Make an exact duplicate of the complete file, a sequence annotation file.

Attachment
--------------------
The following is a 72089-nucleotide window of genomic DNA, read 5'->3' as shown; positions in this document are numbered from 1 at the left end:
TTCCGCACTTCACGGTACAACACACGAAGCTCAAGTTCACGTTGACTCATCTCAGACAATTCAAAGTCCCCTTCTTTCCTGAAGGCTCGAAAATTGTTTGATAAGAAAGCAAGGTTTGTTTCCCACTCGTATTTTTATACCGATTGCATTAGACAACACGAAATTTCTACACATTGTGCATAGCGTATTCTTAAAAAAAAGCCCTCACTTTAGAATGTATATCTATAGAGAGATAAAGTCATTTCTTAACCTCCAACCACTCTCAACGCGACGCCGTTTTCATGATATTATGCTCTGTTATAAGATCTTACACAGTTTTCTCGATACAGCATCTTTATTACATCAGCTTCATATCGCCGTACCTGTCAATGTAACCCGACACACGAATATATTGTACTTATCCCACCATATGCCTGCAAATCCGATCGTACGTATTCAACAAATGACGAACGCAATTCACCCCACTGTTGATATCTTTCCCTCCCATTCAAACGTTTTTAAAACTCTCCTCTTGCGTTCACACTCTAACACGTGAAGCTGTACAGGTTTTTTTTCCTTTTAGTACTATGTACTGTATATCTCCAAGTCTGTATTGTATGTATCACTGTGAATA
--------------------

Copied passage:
The following is a 72089-nucleotide window of genomic DNA, read 5'->3' as shown; positions in this document are numbered from 1 at the left end:
TTCCGCACTTCACGGTACAACACACGAAGCTCAAGTTCACGTTGACTCATCTCAGACAATTCAAAGTCCCCTTCTTTCCTGAAGGCTCGAAAATTGTTTGATAAGAAAGCAAGGTTTGTTTCCCACTCGTATTTTTATACCGATTGCATTAGACAACACGAAATTTCTACACATTGTGCATAGCGTATTCTTAAAAAAAAGCCCTCACTTTAGAATGTATATCTATAGAGAGATAAAGTCATTTCTTAACCTCCAACCACTCTCAACGCGACGCCGTTTTCATGATATTATGCTCTGTTATAAGATCTTACACAGTTTTCTCGATACAGCATCTTTATTACATCAGCTTCATATCGCCGTACCTGTCAATGTAACCCGACACACGAATATATTGTACTTATCCCACCATATGCCTGCAAATCCGATCGTACGTATTCAACAAATGACGAACGCAATTCACCCCACTGTTGATATCTTTCCCTCCCATTCAAACGTTTTTAAAACTCTCCTCTTGCGTTCACACTCTAACACGTGAAGCTGTACAGGTTTTTTTTCCTTTTAGTACTATGTACTGTATATCTCCAAGTCTGTATTGTATGTATCACTGTGAATA